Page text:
Chicken prices flying high - Wholesale, retail outlets accused of 'unfair' hikes after Christmas season
Consumers, particularly cookshop operators across the Corporate Area, are flying high with rage in protest against "unfair" increases in the price of chicken at wholesales and retail outlets following a demanding Christmas season.
According to some consumers, they are now paying upwards of $200 per pound for chicken at some wholesales and retail outlets, an increase of about $50 per pound.
They also claim that at other locations, suppliers are either holding back on certain parts of the chicken or are playing "customer preference" with available stock.
"I don't understand how the people them pushing up their prices and Best Dressed Chicken and them place there where them buy it don't raise their prices. That is pure thief," Curtis Chisholm, owner of CC Cook Shop in Kingston, lamented last Tuesday.
Chisholm said he has had to discontinue purchasing chicken meat from two of his frequent retailers, one of whom increased chicken prices twice in December, the latest from $172 to $200 per pound. He noted that he refused to increase the price of his lunches.
"Market expensive and meat expensive; so I can't operate on the same level like before," explained Rosemarie Banton, who operates the God Bless Cook Shop outside the West Kingston Bus Terminus downtown.
"I used to order 50 or 60 pounds of chicken for the day. Now, sometimes I can only order 30 pounds because it too expensive. And when I could put two pieces of meat in a small lunch, now me can only put one, and the customers are complaining," she said, adding that even with the alteration to the meal, she still had to increase the price of her small lunches from $280 to $300 since Christmas.
Last Thursday, a noisy group of customers, many of whom said they were purchasing chicken meat to sell to local shopkeepers and restaurants, pushed and squeezed each other at a wholesale downtown, trying to purchase its last bags of chicken before the New Year's Eve celebrations.
One worker screamed his response to queries posed by The Sunday Gleaner.
"Is pure whole chicken we have right now and is $200 a pound for them," he said, emphasising that poultry was scarce.
"How much you want? You have to go to the window down that side to order it, and if they don't know you, chances are you won't get it to buy," confessed the youngster beyond the elevated shop counter.
A supervisor at the store told The Sunday Gleaner that the outlet usually receives two containerloads of chicken each day. She said, however, that since Christmas, only two small trucks have been delivering the highly sought after meat to the location.
This has been the case since the week of Christmas, she said.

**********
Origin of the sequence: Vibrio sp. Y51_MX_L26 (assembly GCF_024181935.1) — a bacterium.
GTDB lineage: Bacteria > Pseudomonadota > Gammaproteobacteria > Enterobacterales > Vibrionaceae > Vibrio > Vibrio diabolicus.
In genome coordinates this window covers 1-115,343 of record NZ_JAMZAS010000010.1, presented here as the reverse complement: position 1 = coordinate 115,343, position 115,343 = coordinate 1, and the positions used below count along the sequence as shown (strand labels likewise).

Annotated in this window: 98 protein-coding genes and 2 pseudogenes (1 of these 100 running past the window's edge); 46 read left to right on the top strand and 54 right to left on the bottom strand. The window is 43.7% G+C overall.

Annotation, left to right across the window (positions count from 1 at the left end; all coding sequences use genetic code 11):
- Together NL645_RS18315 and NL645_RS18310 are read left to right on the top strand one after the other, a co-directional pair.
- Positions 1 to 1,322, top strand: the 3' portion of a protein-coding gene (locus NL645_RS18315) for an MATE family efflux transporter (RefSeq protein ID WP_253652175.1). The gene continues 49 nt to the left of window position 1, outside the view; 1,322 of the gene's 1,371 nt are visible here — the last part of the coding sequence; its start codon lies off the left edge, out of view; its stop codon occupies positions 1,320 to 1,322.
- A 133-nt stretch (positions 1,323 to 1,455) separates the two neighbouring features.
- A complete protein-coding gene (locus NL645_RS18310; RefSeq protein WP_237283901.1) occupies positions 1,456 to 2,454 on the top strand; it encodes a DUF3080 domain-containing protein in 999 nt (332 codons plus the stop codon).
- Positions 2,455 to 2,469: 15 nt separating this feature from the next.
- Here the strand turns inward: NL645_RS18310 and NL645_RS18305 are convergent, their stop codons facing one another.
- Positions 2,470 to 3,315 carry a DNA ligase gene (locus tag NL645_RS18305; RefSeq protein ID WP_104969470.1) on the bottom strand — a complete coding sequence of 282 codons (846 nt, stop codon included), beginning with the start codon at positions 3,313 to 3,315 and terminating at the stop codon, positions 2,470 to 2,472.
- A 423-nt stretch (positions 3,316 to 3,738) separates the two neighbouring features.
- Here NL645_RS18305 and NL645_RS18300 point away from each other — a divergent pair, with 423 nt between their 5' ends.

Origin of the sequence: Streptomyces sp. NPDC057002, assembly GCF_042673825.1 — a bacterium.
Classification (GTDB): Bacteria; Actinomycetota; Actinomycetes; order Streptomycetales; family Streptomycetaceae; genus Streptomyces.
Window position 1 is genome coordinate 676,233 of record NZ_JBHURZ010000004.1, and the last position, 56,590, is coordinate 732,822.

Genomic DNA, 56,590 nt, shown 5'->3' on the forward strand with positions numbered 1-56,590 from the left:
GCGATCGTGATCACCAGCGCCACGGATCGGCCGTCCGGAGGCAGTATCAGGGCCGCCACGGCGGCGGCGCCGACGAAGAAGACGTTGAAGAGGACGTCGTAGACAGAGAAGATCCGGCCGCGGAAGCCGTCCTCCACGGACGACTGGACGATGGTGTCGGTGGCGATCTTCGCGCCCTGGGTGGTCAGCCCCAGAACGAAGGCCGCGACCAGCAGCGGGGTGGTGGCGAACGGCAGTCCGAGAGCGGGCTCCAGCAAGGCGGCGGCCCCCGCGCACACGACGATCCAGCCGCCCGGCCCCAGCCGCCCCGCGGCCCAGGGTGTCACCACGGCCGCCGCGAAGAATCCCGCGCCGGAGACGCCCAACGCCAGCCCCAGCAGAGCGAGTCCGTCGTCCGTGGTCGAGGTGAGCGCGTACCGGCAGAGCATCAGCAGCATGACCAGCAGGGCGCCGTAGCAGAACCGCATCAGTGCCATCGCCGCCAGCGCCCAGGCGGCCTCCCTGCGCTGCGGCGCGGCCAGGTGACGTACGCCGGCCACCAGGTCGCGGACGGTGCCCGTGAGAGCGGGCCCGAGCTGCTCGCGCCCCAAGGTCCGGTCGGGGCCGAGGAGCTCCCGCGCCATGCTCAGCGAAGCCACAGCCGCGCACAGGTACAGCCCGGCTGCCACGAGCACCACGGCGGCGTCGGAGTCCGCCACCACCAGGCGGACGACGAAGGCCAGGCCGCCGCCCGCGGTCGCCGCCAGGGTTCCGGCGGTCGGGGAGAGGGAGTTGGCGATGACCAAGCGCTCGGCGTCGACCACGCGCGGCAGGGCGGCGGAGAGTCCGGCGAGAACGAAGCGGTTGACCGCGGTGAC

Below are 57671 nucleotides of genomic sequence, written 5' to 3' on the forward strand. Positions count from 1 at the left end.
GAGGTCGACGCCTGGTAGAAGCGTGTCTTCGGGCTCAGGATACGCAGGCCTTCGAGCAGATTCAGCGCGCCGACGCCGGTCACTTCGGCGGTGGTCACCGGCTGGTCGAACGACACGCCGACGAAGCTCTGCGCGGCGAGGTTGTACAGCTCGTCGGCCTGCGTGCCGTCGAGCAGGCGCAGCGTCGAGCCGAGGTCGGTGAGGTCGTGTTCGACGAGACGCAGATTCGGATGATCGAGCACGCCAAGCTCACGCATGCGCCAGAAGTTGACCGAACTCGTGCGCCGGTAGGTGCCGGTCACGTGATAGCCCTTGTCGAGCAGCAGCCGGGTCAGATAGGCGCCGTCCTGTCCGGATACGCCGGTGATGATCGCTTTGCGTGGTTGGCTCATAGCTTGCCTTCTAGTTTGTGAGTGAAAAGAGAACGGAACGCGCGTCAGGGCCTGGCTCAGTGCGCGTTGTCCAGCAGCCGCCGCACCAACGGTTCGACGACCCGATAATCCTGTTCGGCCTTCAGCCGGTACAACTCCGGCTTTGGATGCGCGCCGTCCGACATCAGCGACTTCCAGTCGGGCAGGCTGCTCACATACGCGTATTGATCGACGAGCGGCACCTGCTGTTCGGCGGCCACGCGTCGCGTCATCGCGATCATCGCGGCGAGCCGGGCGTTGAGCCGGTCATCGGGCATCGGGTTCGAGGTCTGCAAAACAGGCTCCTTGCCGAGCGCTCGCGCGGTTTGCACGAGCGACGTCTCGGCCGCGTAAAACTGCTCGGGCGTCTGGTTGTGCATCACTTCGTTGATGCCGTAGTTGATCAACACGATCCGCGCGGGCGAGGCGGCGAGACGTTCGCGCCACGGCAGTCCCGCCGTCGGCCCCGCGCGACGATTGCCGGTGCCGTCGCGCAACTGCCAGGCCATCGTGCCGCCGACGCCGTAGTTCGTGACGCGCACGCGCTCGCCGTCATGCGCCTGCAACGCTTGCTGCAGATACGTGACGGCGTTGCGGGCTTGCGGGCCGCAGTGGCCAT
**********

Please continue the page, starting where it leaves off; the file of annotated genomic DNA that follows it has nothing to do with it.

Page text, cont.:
Last week, Ian Parsard, senior vice-president of finance and operations at the Jamaica Broilers Group, producers of Best Dressed Chicken, said his organisation did not increase chicken prices for the Christmas period and that he was not in support of partners who do so exorbitantly.
He said while there is not a shortage of chicken islandwide, there is excess demand for the meat, and that the demand is not projected to return to normal until about the second week in January.
"We haven't moved our prices for the Christmas season, and we would not expect folks who we partner with or supply and sell the product to take advantage and increase prices," he stressed, noting that he would have to discuss the matter with his marketing team.
He said $157 per pound for chicken parts sounded reasonable.
CB PRICE RAISED
In the meantime, Dr Keith Amiel, manager of corporate affairs at the Caribbean Broilers Group, said the price of CB Chicken was raised by at least three per cent for the Christmas season.
"The prices were adjusted slightly, but our price increase is minor in comparison to that of the supermarkets and so on," said Amiel.
"You have to realise that they mark up to the public up to 30 or 40 per cent, so our little three to five per cent is not a major concern. It is the wholesalers and retailers who have made a dramatic adjustment in prices," he argued.
"It is a free market and when we sell to the wholesalers, the wholesalers are free to adjust the prices, given the way they see fit," Amiel continued, explaining that there is no shortage of chicken islandwide as some 2.7 million kilograms or six million pounds of chicken meat were put into circulation for the week of Christmas alone.
A Sunday Gleaner probe of at least six wholesales and retailers downtown revealed that chicken parts were generally being sold for $200 per pound.